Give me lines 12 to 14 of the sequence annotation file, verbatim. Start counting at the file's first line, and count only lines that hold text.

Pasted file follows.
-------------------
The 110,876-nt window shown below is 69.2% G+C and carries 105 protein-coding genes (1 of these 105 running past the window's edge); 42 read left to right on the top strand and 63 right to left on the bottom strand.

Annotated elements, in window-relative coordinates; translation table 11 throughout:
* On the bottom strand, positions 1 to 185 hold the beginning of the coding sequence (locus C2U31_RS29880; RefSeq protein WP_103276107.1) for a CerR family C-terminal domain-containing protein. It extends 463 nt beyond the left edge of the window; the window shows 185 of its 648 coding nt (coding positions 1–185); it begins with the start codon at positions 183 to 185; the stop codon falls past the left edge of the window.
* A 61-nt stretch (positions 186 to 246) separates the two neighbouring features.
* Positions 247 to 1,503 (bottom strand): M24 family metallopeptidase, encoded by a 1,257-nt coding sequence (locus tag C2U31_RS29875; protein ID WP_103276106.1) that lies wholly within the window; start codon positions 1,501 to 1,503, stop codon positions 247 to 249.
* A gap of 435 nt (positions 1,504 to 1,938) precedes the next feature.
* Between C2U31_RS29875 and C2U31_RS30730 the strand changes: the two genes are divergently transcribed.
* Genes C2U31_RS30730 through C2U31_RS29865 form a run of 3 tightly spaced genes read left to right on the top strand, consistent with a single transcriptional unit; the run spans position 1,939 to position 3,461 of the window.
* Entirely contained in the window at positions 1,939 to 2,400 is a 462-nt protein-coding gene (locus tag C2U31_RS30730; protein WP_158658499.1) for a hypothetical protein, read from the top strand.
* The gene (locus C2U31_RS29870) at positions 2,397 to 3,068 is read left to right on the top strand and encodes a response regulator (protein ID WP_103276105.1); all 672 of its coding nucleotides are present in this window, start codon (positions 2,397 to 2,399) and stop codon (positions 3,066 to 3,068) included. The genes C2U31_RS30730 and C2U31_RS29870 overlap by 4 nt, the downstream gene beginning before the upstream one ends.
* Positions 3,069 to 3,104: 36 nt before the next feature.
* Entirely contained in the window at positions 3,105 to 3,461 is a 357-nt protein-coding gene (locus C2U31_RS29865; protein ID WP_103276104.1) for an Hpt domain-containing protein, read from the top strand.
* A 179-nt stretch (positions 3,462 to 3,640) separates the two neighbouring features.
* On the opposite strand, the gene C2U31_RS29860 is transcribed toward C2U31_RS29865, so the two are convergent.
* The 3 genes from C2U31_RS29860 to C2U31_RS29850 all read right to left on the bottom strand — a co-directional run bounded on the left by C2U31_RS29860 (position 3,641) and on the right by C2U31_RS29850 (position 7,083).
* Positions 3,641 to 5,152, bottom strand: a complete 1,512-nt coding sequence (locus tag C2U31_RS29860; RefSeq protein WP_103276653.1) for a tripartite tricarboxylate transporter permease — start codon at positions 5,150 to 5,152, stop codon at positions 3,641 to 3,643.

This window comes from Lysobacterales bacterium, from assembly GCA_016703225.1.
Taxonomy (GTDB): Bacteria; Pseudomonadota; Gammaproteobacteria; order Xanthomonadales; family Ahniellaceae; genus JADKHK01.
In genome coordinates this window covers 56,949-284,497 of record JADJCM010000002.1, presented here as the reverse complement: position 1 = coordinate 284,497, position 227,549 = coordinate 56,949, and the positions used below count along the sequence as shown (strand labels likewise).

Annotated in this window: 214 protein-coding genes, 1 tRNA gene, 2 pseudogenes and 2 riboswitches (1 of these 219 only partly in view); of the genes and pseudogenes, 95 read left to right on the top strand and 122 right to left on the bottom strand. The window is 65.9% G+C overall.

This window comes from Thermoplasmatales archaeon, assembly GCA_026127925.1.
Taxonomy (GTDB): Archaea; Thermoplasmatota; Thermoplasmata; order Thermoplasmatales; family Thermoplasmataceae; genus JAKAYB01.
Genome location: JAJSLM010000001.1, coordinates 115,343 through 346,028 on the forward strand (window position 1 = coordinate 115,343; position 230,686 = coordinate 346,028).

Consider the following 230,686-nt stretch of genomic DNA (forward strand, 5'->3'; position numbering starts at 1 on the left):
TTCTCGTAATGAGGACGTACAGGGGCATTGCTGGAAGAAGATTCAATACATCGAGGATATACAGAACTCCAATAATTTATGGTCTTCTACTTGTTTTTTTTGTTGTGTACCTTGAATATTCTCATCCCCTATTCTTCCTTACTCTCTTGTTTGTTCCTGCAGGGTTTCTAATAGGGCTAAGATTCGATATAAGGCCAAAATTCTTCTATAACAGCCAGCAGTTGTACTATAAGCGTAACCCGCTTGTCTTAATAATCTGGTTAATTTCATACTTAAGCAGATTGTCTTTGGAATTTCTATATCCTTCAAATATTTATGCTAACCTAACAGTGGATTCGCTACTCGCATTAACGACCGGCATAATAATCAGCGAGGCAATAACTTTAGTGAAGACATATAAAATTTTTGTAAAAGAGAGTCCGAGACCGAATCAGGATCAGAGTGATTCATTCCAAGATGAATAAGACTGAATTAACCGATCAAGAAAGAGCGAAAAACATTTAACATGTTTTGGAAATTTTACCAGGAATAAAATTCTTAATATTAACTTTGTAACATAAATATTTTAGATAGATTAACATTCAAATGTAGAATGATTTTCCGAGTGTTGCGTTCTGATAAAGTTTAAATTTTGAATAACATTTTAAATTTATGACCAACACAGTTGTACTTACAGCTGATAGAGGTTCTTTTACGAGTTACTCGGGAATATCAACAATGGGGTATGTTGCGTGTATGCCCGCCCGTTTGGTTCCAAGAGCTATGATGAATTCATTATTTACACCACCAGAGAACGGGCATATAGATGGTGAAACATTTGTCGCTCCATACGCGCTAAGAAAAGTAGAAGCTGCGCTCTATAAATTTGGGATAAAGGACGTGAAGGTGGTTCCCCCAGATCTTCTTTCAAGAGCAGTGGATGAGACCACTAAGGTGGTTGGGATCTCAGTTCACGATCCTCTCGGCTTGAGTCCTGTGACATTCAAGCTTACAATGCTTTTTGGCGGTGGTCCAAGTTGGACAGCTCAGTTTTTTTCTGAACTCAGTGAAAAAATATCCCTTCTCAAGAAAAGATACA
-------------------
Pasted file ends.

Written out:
* Entirely contained in the window at positions 3,105 to 3,461 is a 357-nt protein-coding gene (locus C2U31_RS29865; protein ID WP_103276104.1) for an Hpt domain-containing protein, read from the top strand.
* A 179-nt stretch (positions 3,462 to 3,640) separates the two neighbouring features.
* On the opposite strand, the gene C2U31_RS29860 is transcribed toward C2U31_RS29865, so the two are convergent.